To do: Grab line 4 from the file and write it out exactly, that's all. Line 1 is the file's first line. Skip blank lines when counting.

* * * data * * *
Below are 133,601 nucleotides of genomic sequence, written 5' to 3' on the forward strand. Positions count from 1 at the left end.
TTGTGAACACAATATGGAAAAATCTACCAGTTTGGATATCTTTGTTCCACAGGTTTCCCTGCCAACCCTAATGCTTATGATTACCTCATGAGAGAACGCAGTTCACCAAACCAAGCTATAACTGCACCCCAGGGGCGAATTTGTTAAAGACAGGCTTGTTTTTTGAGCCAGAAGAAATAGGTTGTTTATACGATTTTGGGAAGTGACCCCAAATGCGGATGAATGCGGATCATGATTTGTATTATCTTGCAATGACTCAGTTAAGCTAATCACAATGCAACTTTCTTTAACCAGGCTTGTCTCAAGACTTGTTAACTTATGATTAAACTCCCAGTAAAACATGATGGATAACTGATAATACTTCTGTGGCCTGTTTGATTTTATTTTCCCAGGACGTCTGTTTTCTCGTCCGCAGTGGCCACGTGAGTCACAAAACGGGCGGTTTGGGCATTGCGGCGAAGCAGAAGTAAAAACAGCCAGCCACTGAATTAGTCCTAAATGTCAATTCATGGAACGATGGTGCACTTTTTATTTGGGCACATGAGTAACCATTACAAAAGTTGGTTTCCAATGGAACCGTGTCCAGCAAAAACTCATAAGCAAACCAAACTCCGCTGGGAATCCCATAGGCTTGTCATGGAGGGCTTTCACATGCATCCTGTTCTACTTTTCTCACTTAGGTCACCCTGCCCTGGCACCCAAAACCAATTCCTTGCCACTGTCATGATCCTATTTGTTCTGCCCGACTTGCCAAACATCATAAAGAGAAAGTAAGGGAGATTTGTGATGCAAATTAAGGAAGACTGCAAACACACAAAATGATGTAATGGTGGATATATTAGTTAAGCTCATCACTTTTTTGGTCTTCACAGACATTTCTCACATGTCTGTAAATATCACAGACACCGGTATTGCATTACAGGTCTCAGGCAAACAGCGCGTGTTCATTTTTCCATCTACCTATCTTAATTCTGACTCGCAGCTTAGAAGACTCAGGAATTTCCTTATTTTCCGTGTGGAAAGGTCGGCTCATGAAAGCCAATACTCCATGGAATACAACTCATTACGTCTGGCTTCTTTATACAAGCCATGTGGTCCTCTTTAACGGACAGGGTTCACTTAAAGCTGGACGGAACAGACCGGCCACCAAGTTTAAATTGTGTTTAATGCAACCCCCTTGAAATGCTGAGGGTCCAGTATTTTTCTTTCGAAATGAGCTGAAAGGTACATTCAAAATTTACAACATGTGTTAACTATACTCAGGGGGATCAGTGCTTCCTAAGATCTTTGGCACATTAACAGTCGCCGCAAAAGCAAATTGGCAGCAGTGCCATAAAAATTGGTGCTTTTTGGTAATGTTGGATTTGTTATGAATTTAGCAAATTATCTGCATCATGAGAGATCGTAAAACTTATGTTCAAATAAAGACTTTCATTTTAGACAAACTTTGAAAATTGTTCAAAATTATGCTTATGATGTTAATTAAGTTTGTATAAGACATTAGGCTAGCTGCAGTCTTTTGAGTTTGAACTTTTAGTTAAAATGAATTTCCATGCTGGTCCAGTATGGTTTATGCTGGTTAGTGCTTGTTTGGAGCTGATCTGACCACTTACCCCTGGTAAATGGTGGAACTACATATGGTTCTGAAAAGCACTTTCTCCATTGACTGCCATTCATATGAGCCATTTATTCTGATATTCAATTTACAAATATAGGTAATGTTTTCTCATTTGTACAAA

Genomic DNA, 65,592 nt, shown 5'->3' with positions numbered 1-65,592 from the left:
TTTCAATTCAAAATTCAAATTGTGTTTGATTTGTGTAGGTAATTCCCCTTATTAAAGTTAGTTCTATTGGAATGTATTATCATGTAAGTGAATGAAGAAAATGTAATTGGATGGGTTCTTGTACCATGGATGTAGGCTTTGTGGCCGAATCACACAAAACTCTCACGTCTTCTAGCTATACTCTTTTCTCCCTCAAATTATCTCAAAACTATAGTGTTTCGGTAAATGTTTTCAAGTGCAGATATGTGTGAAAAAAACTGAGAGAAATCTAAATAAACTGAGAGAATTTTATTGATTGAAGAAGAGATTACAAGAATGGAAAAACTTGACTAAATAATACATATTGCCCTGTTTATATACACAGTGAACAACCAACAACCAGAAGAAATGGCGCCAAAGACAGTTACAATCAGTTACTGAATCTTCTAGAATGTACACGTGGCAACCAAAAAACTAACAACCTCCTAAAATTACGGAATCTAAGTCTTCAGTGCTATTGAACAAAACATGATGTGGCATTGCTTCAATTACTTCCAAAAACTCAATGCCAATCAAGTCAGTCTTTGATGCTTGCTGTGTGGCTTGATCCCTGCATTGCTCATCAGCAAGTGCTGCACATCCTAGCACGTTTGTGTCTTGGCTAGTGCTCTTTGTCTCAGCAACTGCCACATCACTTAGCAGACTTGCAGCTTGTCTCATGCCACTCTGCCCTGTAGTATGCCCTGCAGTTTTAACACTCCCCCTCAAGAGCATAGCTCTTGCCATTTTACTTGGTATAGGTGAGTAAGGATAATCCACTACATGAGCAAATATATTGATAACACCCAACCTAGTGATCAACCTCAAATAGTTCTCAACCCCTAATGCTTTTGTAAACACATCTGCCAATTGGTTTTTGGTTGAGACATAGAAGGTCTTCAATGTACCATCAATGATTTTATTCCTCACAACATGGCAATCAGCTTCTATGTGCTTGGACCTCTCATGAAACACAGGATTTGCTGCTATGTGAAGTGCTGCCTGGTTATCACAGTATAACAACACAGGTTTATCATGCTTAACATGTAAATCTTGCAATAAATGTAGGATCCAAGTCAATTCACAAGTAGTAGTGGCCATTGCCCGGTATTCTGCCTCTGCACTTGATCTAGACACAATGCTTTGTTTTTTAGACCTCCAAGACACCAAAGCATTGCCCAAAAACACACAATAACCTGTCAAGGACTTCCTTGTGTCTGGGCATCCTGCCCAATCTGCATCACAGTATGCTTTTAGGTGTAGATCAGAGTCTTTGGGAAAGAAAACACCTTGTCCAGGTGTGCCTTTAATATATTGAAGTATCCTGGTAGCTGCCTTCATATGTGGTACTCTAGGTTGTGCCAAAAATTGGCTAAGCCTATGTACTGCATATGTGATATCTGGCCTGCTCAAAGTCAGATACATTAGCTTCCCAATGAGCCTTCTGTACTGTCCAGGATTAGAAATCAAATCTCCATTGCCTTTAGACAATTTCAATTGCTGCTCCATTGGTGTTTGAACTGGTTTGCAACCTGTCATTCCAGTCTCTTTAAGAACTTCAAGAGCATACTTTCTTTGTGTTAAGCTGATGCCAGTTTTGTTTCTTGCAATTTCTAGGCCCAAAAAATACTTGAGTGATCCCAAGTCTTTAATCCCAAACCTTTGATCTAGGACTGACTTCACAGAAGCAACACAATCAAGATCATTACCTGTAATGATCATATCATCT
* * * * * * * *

TTTCAATTCAAAATTCAAATTGTGTTTGATTTGTGTAGGTAATTCCCCTTATTAAAGTTAGTTCTATTGGAATGTATTATCATGTAAGTGAATGAAGAAAATGTAATTGGATGGGTTCTTGTACCATGGATGTAGGCTTTGTGGCCGAATCACACAAAACTCTCACGTCTTCTAGCTATACTCTTTTCTCCCTCAAATTATCTCAAAACTATAGTGTTTCGGTAAATGTTTTCAAGTGCAGATATGTGTGAAAAAAACTGAGAGAAATCTAAATAAACTGAGAGAATTTTATTGATTGAAGAAGAGATTACAAGAATGGAAAAACTTGACTAAATAATACATATTGCCCTGTTTATATACACAGTGAACAACCAACAACCAGAAGAAATGGCGCCAAAGACAGTTACAATCAGTTACTGAATCTTCTAGAATGTACACGTGGCAACCAAAAAACTAACAACCTCCTAAAATTACGGAATCTAAGTCTTCAGTGCTATTGAACAAAACATGATGTGGCATTGCTTCAATTACTTCCAAAAACTCAATGCCAATCAAGTCAGTCTTTGATGCTTGCTGTGTGGCTTGATCCCTGCATTGCTCATCAGCAAGTGCTGCACATCCTAGCACGTTTGTGTCTTGGCTAGTGCTCTTTGTCTCAGCAACTGCCACATCACTTAGCAGACTTGCAGCTTGTCTCATGCCACTCTGCCCTGTAGTATGCCCTGCAGTTTTAACACTCCCCCTCAAGAGCATAGCTCTTGCCATTTTACTTGGTATAGGTGAGTAAGGATAATCCACTACATGAGCAAATATATTGATAACACCCAACCTAGTGATCAACCTCAAATAGTTCTCAACCCCTAATGCTTTTGTAAACACATCTGCCAATTGGTTTTTGGTTGAGACATAGAAGGTCTTCAATGTACCATCAATGATTTTATTCCTCACAACATGGCAATCAGCTTCTATGTGCTTGGACCTCTCATGAAACACAGGATTTGCTGCTATGTGAAGTGCTGCCTGGTTATCACAGTATAACAACACAGGTTTATCATGCTTAACATGTAAATCTTGCAATAAATGTAGGATCCAAGTCAATTCACAAGTAGTAGTGGCCATTGCCCGGTATTCTGCCTCTGCACTTGATCTAGACACAATGCTTTGTTTTTTAGACCTCCAAGACACCAAAGCATTGCCCAAAAACACACAATAACCTGTCAAGGACTTCCTTGTGTCTGGGCATCCTGCCCAATCTGCATCACAGTATGCTTTTAGGTGTAGATCAGAGTCTTTGGGAAAGAAAACACCTTGTCCAGGTGTGCCTTTAATATATTGAAGTATCCTGGTAGCTGCCTTCATATGTGGTACTCTAGGTTGTGCCAAAAATTGGCTAAGCCTATGTACTGCATATGTGATATCTGGCCTGCTCAAAGTCAGATACATTAGCTTCCCAATGAGCCTTCTGTACTGTCCAGGATTAGAAATCAAATCTCCATTGCCTTTAGACAATTTCAATTGCTGCTCCATTGGTGTTTGAACTGGTTTGCAACCTGTCATTCCAGTCTCTTTAAGAACTTCAAGAGCATACTTTCTTTGTGTTAAGCTGATGCCAGTTTTGTTTCTTGCAATTTCTAGGCCCAAAAAATACTTGAGTGATCCCAAGTCTTTAATCCCAAACCTTTGATCTAGGACTGACTTCACAGAAGCAACACAATCAAGATCATTACCTGTAATGATCATATCATCT